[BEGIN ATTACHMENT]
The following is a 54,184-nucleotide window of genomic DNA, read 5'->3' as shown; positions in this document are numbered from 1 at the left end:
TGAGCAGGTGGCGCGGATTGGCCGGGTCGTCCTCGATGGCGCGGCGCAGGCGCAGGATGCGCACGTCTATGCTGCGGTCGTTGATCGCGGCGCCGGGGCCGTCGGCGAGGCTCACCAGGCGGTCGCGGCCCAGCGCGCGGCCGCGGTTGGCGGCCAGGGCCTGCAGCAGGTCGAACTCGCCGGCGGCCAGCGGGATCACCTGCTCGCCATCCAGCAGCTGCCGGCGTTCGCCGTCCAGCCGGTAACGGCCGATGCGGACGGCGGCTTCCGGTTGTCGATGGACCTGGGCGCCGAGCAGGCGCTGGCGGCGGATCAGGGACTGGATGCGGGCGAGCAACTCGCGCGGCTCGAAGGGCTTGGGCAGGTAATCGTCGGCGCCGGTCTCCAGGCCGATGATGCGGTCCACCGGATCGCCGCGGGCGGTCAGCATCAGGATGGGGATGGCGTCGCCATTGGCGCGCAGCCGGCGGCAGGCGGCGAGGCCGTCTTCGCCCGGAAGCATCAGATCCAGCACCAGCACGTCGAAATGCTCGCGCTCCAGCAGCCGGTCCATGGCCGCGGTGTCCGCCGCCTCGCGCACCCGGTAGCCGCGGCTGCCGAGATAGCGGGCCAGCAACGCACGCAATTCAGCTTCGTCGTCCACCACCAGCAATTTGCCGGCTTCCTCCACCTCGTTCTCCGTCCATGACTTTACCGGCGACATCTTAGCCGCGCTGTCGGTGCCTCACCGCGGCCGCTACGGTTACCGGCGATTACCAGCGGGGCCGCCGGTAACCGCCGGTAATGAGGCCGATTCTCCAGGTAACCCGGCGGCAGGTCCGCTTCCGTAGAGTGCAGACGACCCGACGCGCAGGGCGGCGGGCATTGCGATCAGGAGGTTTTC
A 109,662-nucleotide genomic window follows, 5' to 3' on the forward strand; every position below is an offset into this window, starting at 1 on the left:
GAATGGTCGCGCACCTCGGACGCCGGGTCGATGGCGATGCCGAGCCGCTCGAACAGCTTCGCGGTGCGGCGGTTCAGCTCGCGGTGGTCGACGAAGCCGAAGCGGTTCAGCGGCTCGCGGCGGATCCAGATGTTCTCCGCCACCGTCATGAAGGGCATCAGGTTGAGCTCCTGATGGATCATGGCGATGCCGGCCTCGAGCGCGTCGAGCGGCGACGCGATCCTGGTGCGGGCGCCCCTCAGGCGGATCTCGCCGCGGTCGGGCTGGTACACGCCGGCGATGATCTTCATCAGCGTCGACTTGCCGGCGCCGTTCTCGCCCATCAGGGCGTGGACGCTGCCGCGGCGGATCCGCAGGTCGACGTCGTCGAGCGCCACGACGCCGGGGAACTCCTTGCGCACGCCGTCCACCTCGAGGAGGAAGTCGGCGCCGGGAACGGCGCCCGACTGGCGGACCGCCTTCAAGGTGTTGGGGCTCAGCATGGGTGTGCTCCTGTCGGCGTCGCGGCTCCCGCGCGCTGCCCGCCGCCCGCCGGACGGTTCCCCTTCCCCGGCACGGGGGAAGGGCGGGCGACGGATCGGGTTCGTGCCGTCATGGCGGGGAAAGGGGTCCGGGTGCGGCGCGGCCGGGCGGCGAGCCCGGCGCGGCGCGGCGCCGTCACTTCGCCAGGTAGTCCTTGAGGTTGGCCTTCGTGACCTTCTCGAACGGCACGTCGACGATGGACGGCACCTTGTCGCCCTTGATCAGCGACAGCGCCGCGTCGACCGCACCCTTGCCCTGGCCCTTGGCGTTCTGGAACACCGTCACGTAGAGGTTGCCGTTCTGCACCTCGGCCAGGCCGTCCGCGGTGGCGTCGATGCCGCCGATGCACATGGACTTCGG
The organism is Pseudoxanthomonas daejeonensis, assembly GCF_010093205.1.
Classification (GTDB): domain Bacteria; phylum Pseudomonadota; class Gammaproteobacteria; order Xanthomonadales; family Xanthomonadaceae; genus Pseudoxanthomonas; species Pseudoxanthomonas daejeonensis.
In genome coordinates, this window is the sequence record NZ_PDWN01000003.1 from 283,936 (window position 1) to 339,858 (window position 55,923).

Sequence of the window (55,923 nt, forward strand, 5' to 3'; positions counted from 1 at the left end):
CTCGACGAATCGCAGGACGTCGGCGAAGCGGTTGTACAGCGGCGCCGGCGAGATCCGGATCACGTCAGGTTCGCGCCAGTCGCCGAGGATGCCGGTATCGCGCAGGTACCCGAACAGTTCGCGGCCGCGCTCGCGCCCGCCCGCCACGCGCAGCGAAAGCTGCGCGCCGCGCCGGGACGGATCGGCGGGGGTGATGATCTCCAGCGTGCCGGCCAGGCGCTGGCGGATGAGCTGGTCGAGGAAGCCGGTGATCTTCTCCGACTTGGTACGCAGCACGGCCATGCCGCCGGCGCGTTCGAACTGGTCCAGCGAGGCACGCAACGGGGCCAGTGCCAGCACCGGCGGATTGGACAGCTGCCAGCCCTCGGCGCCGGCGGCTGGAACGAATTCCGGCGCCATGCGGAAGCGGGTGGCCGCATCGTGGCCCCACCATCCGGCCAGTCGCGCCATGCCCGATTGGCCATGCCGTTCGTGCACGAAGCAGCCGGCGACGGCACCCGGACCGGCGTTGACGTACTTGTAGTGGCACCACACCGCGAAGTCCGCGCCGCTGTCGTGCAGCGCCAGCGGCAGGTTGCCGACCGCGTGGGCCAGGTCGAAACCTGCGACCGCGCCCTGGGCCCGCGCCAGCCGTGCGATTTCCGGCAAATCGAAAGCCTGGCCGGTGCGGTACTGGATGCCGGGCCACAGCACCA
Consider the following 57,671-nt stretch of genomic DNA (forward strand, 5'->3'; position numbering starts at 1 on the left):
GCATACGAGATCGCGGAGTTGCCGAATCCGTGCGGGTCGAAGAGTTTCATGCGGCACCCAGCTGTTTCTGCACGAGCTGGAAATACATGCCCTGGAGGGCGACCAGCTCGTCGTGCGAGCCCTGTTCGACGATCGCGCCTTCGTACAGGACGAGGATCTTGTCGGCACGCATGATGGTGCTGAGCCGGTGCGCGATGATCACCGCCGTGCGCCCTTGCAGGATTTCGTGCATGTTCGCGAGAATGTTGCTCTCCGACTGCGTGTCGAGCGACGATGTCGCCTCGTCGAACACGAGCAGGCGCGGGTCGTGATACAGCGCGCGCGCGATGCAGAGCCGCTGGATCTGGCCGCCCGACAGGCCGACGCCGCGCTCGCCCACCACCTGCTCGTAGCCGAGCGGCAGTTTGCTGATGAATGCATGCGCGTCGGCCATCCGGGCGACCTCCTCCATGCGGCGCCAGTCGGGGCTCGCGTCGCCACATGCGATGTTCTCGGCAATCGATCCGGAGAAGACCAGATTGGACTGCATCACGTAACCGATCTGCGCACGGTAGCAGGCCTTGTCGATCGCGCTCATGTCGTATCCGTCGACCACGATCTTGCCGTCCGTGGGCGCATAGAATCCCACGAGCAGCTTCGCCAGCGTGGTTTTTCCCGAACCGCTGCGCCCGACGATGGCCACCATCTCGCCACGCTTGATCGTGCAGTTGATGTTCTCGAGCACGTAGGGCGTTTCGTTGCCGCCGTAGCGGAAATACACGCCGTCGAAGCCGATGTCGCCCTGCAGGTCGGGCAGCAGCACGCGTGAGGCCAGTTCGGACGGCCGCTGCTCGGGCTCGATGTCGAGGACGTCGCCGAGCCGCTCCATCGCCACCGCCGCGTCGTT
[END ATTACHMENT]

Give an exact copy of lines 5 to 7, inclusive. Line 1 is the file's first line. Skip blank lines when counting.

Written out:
The organism is Pseudoxanthomonas daejeonensis, assembly GCF_010093205.1.
Classification (GTDB): domain Bacteria; phylum Pseudomonadota; class Gammaproteobacteria; order Xanthomonadales; family Xanthomonadaceae; genus Pseudoxanthomonas; species Pseudoxanthomonas daejeonensis.
In genome coordinates, this window is the sequence record NZ_PDWN01000003.1 from 283,936 (window position 1) to 339,858 (window position 55,923).